For Ortho-phthalates—The use of ortho-phthalates in fragrances in personal care and beauty products will be restricted.

The Department also will be taking actions on phenolic compounds in laundry detergents, thermal paper, and beverage containers. DOE declined to act on PCBs in paints and inks, as the Department has taken the position that federal PCBs rules under the Toxic Substances Control Act preempt state action to restrict PCBs.

A New Approach to Chemical Management: Guilty Until Proven Innocent

One critique of the proposal was that DOE utilized a class-based approach to address the substances, despite statements from the Consumer Product Safety Commission staff and the National Academies of Science Engineering and Medicine that a single-class approach is not scientifically appropriate or justified. DOE stated in response that use of a class-based approach avoids assuming chemicals with no or little data are safe, and it helps prevent regrettable substitutions where one chemical is restricted and replaced with a similar and equally or more toxic chemical. In essence, instead on focusing on chemicals with known risk, it's easier to just restrict an entire class—despite known differences in chemical structure, physicochemical properties or biological activity amongst the class members—to make sure nothing gets missed.

DOE stated that the Department does recognize that chemicals within classes show toxicological diversity. Therefore, they have developed a process for separating a particular chemical from the broader class when evidence demonstrates it is safer than others. In essence, all chemicals within the class are presumed unsafe until evidence to the contrary is presented—an apparent application of what has become known in Europe as the precautionary principle.

This approach is consistent with DOE's statement regarding "risk." DOE states that the Department did not perform risk assessments, a process which takes into consideration both a chemical's hazard profile as well as the exposures (including releases) of the chemical that might occur. This is because DOE views the goal of the safer products program as to "prevent pollution"—not to minimize risk. Therefore, DOE focused on identifying opportunities to reduce any exposure to "toxic" chemicals by compelling product manufacturers through restrictions to move to "safer" alternatives. DOE's efforts did not include efforts to determine whether an acceptable level of exposure to a substance might exist, and whether substances within products are even released at levels that constitute risks. In fact, DOE consciously declined to examine whether the chemicals in the subject classes actually present a risk when they appear in the selected product categories. By implication, DOE is presuming that all the subject chemicals are unsafe under any circumstances, and therefore exposure to them must be essentially eliminated through regulatory restrictions.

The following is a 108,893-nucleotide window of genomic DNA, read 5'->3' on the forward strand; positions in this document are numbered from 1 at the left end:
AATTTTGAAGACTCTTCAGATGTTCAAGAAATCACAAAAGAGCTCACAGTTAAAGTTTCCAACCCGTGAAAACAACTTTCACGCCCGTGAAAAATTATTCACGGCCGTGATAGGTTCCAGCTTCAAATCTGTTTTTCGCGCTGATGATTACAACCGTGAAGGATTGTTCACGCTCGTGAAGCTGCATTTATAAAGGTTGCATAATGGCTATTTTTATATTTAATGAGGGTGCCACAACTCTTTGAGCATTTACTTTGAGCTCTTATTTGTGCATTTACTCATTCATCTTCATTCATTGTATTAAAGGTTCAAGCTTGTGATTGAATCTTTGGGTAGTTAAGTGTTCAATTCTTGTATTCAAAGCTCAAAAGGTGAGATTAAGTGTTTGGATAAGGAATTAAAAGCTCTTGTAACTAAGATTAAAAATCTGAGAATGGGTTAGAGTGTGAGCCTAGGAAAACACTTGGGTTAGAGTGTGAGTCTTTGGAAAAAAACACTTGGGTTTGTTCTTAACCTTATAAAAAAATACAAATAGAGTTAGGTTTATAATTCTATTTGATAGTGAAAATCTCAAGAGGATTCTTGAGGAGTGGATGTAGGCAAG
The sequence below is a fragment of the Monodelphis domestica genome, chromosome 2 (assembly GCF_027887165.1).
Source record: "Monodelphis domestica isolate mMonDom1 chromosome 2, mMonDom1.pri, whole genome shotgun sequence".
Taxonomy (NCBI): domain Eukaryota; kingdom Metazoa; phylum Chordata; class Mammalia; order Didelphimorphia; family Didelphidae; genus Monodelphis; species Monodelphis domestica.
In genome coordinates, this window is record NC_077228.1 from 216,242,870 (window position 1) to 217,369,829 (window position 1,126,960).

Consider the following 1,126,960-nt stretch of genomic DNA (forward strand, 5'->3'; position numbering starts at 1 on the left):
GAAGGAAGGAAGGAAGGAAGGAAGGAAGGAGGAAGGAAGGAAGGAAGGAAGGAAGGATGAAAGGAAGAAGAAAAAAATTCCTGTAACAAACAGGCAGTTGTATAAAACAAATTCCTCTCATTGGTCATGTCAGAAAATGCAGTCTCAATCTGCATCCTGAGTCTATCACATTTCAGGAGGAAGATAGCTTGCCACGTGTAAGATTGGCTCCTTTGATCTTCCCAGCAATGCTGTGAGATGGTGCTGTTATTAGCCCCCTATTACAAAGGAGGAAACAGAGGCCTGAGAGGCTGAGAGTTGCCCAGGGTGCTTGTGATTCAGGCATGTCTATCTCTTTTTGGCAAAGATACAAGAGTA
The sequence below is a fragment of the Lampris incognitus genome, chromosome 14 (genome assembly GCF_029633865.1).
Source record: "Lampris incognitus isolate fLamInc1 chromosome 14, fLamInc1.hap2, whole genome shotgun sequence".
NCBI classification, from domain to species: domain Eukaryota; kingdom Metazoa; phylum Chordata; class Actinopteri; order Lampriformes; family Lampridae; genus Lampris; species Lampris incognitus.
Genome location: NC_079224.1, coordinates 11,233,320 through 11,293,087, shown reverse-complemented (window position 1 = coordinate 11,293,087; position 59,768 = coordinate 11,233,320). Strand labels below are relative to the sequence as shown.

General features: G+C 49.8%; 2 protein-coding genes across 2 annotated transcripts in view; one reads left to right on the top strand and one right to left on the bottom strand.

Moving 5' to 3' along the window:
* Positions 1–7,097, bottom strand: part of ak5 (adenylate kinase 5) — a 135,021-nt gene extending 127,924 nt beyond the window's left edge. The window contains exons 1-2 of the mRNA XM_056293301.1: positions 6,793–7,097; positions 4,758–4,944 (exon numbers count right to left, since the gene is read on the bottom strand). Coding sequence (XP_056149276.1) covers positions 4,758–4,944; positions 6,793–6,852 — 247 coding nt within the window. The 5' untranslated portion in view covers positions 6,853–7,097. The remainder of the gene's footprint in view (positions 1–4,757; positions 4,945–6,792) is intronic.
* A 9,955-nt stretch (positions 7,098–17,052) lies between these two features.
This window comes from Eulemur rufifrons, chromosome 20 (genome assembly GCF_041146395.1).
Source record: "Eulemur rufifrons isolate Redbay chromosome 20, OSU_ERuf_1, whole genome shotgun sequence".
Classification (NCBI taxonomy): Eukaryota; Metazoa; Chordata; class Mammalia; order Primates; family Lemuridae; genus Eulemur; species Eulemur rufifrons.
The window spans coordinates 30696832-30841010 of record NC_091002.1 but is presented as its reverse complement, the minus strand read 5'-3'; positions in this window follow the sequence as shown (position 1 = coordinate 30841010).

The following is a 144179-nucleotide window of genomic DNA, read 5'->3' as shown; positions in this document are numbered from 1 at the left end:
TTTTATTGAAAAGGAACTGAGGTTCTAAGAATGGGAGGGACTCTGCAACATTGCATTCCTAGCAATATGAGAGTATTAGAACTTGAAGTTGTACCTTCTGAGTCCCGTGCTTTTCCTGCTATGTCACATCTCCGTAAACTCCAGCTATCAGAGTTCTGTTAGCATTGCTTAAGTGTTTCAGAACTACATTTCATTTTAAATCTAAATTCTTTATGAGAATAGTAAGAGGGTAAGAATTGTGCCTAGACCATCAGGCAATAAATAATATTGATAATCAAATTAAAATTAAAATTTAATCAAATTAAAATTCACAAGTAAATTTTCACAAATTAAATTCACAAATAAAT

This approach to chemical management is a departure from the risk-based regulatory systems which are applied by US regulatory agencies operating on the federal level. Embracing of this significantly precautionary approach to regulating chemicals and the products that contain them could lead to wide-sweeping regulation and bans of substances, despite the lack of evidence that such substances pose any actual harm under those conditions of use. Consumer product manufacturers are witnessing similar approaches being taken by multiple state legislatures and regulatory agencies as they clamor to establish prohibitions on PFAS in any consumer product. It has become a struggle to keep up with such activity.

Next Steps

There is no formal comment period on the Department's Final Determinations. DOE is hosting two webinars in June to outline the regulatory actions they plan to incorporate in the rulemakings and to share example regulations from other authorities. The timeline for rule development is: accepting public input through August 2022; developing the proposed rule in Fall 2022; completing economic analyses during Fall 2022; issuing a draft rule for public comment in late 2022; and finalizing the rule by June 1, 2023.